The key elements identified are the rounded archs found at the North entrance of the building as well as the walls at the south entrance side. There are also repetitive rows of rounded arches which are well found within the Roman built structures. Inside the building there are also columns found in the corners of the exhibition rooms with floral and foliage stone decoration. These stone decorations are strongly identified as the different classes represented by the columns mainly the Doric, Ionic and the Corinthian (Chadwicks 2016). The fourth style identified is the Bauhaus style originally from Germany formed in the 1900's.

The Bauhaus principle of cubic shapes is found in the plan of the building as well as the east and west wing of the building. Other key elements are the open floor plans and the glass curtain walls. the inside of the gallery there are exhibition rooms that are open plan meaning than if any special additions are needed they can be added without a doubt. These rooms can be altered and remodeld if need be. It is also possible to house free standing exhibition stands as the space and the volume allows it. On the lower level of the building in the east and the west wing glass curtains were added but can barely be seen on the outside.

These glass curtains allow daylight to come through but not direct sunlight as other parts of the building have stood infront and on a higher level than the position of the glass curtains walls ( Chadwicks 2016). The fourth style is the Neo classical style identified by the Granduer of scale, black walls excessive use of columns, large building and clean lines. This building enormous in size with high volume. Proportion has been used skilfully. The cielings are as high as 4m and very spacious.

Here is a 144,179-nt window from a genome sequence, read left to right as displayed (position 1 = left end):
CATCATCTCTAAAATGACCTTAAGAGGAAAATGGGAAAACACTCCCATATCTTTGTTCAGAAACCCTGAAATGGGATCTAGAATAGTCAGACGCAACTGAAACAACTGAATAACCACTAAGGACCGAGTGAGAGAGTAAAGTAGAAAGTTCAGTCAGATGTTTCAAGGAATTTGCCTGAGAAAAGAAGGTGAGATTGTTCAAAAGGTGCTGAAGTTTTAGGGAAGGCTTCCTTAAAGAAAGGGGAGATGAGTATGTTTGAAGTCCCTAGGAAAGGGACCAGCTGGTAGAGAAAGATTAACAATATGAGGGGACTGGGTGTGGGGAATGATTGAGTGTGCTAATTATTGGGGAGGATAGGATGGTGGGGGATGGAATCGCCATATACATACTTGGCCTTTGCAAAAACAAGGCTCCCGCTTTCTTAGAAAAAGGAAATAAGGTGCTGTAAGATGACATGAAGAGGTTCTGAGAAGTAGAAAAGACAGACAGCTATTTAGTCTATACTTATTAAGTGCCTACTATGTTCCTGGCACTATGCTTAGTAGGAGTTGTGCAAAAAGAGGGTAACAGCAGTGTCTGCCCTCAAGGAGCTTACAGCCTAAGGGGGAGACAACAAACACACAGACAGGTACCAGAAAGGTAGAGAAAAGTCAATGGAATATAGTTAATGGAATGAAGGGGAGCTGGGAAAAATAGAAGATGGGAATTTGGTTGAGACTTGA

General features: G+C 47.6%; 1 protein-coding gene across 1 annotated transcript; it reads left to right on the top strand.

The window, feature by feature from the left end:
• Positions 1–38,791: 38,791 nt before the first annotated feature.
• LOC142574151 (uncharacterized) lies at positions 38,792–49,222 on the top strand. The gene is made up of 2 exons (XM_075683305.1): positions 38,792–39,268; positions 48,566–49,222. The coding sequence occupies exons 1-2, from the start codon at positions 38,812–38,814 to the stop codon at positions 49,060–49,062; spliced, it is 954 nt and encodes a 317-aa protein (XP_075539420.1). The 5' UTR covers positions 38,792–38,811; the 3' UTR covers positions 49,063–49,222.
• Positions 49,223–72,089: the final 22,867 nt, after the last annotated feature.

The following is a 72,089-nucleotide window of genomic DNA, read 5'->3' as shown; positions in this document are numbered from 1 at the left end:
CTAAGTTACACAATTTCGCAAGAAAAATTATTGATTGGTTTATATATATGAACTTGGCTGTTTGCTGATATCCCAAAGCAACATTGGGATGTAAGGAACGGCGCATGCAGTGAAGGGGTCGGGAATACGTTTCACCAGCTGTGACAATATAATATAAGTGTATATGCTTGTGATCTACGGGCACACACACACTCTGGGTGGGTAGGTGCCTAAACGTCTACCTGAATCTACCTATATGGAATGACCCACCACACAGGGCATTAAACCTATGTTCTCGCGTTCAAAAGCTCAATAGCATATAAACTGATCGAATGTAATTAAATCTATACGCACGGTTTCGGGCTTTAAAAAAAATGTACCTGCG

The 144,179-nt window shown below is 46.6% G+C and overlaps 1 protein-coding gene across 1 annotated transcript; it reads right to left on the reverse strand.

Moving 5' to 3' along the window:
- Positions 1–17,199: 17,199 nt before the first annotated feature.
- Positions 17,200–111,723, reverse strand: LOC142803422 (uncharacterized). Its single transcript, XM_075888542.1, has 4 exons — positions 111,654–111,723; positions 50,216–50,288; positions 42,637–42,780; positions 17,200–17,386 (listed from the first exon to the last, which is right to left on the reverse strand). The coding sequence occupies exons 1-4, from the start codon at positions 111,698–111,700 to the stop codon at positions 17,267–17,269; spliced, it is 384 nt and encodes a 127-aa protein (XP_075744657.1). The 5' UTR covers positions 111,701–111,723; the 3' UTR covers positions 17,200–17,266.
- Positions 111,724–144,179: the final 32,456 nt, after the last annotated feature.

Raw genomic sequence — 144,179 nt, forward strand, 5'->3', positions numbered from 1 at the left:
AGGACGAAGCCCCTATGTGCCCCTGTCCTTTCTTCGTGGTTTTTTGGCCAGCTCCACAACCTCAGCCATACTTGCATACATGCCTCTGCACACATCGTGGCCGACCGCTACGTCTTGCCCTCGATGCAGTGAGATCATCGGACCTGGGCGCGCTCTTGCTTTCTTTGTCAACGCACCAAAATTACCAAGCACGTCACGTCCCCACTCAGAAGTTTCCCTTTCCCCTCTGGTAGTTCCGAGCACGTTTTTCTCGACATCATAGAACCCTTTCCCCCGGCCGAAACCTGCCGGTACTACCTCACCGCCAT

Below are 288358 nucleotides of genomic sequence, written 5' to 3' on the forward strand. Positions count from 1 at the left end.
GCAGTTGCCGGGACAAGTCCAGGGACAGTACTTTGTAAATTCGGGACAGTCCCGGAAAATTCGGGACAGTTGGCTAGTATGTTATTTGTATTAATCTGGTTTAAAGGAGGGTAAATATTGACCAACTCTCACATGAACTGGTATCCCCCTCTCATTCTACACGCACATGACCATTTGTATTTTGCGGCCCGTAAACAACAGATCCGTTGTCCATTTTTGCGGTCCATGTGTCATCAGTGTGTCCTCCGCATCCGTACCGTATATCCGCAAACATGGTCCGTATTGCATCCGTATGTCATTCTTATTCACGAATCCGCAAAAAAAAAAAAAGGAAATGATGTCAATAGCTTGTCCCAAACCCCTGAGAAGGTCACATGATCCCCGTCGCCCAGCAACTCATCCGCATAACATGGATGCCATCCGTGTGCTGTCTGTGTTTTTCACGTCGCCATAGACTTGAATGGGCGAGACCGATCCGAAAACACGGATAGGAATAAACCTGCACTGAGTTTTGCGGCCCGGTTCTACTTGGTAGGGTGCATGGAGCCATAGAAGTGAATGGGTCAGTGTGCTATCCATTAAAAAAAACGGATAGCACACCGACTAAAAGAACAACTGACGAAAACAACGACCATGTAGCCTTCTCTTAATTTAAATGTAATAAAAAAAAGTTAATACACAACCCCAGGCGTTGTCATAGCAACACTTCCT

The architect was able to play around with scale well to emphasize its size. Different order columns are identified within the building as well as the outside. The orders have been mixed where the doric and the corinthian has been mixed together or the ionic and the corinthian together. They are either carved out of the walls at the corners or supporting the pediment on the south entrance as well as the entrances from the courtyard. The fifth is the Renaissance, its key elements are square buildings, flat cielings, classical mortifs arches and domes, Roman columns and an enclosed courtyard.

The building is comprised of squares linked together showed on the plans, these squres indicate the rooms that are squares on the inside. There are also a lot of exhibition rooms that are four cornerd with clean lined walls. in some parts it is a generally square building with a little bit of curved walls here and there. In the courtyard as well as the wings of the building there are walls that have flat roofs. Majority of the buildings have flat roofs. The cielings however have decorative elements to them and some with bulk heads very few plain ones in the lower level west and east wings.

The courtyard is enclosed but not completely as it has steel frames on the roofing without a solid material that can fully enclose it. The sixth style that dominates half of the building is Mordenism. This is a movement at the turn of the 20th umbrella term for styles such as futurism, post mordenism and new classical. The key elements found in these styles are lack of decorative elements, use of modern materials, interaction of exterior and interior spaces, use of sun and shading( passive design strategies) as well as using glass and natural lighting. The east and the west wing have less decorative elements than the initial part of the building before the extentions,. This building comprises of all these different stylistic characters from from different eras

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Form and Stylistic Characters. (2019, Mar 11). Retrieved from